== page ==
EVERYONE asks the same question: “Tell me about a typical day and what you do.” That is a boring question; definitely go prepared with questions, but think of ways to make them (and you!) stand out. Something like “at my current studio my primary responsibilities are XYZ… do you think I can transfer those skills to benefit your studio?”
Ask how well they think your background is a fit for the position, and prepare any responses.
Softskills and interpersonal skills are important – they will be evaluating you as both a person and employee, so be yourself and make sure you like them as much as you expect.<br />Good luck!
Post # 6
Boxerlover24: agree with JayCie:‘s advice, though I also encourage you to paint the picture of how your past experiences connect to the organization’s needs. Shows that you can connect the dots.
Definitely check in and see if what you’re sharing resonates with the HM. Good luck!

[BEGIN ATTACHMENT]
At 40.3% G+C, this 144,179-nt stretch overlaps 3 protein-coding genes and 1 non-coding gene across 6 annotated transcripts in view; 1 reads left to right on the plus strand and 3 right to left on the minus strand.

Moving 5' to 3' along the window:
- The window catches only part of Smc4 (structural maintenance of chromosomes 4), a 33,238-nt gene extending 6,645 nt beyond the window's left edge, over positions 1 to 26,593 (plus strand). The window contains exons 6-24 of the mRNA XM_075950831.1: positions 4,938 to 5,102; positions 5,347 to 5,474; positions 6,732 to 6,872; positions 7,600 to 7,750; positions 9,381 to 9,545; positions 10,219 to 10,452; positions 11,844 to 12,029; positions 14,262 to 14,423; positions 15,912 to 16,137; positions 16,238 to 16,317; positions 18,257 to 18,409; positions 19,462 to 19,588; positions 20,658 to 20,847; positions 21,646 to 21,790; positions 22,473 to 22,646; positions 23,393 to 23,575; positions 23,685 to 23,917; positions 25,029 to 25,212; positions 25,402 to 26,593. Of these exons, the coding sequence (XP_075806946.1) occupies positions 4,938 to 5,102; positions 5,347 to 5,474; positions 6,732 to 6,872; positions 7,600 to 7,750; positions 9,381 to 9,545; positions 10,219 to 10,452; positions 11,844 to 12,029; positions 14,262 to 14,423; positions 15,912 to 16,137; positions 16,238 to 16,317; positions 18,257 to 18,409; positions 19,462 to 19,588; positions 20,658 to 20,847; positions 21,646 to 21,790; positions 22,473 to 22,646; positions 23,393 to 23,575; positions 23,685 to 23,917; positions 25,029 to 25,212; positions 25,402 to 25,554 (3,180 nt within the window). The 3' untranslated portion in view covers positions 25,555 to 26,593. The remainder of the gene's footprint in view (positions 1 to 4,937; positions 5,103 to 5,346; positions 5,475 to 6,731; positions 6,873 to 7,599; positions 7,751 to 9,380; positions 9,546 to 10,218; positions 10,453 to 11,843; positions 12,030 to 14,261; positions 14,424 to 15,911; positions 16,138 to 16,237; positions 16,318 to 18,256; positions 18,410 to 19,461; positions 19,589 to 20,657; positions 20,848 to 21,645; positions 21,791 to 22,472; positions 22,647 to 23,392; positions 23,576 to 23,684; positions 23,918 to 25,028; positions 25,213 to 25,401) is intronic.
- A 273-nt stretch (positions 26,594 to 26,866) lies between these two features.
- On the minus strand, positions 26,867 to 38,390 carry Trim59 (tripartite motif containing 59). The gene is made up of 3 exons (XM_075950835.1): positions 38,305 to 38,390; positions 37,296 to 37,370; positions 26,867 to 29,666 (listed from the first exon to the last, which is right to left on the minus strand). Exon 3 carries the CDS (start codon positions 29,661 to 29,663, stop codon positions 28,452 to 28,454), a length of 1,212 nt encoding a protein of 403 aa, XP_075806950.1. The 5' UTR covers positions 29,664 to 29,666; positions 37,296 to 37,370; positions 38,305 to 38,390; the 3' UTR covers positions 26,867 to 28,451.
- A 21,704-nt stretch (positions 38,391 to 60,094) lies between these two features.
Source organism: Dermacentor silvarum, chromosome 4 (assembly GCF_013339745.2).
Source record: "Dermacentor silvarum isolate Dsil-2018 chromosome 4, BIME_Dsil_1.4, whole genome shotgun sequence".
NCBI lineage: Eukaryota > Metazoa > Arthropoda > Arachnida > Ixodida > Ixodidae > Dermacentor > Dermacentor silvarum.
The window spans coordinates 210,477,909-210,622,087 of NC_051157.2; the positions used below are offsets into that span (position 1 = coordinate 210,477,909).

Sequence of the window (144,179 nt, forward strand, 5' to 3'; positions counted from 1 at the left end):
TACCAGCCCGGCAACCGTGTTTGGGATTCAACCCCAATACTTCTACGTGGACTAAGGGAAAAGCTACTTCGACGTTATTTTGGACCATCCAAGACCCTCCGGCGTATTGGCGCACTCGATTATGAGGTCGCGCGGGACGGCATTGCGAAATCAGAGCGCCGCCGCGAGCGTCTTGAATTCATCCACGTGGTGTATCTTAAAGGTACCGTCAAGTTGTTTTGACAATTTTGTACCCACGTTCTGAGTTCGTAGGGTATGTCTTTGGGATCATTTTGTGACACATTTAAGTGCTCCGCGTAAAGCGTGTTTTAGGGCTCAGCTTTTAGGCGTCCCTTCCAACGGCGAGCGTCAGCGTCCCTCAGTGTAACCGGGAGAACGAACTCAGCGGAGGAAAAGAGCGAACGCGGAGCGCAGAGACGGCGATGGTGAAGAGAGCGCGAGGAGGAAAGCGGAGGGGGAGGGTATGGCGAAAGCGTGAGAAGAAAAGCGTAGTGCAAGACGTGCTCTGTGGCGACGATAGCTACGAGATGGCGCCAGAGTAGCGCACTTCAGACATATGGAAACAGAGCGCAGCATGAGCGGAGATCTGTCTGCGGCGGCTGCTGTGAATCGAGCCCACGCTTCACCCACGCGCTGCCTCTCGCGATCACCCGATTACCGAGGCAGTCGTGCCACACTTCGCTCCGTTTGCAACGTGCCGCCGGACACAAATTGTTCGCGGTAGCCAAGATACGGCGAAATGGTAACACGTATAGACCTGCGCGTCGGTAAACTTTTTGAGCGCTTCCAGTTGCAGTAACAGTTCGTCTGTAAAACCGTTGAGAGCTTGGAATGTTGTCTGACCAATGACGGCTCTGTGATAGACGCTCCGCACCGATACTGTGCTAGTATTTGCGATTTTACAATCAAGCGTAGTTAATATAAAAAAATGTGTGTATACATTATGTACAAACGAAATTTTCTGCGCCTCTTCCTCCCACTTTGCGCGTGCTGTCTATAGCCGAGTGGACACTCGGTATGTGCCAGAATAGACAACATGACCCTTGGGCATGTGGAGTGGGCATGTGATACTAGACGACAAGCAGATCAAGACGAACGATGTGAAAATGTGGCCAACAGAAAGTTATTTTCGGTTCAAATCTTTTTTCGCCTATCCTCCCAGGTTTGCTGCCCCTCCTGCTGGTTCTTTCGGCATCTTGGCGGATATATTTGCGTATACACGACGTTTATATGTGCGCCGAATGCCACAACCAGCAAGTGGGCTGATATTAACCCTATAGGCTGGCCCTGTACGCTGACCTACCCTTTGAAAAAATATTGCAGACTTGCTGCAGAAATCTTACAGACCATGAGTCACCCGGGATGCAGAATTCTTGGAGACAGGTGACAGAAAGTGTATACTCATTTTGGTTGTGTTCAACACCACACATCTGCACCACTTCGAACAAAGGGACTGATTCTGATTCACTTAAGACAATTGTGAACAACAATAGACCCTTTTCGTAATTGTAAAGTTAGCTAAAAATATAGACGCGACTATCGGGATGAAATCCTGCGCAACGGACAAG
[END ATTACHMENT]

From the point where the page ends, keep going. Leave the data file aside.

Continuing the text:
Post # 7
Boxerlover24: I would definitely have some examples of when you managed other employees, or a process, or something similar. You want to try to show that you have the capacity to manage. ALso, confidence is huge….try your best to psyche yourself up beforehand. Good Luck! Be sure to come back and update!
Post # 8
i think other PPs have given great tips! one thing i always look for in any candidate is how well they know their own resume–to be more specific, is the information they give me in relation to questions i ask consistent with information they listed on their resume or did they absentmindedly print a copy without updating it? also, be prepared to have them ask if you have any questions for them; try to have a couple ready. one candidate recently that stood out to me in an interview said/asked, “i saw on your website that you not only handle XYZ at this branch, but you have several other branches and programs as well. what makes you enjoy working here? do you see room for growth within all the facets of the company?” it showed that she had looked into us, and was looking at staying power. stood out.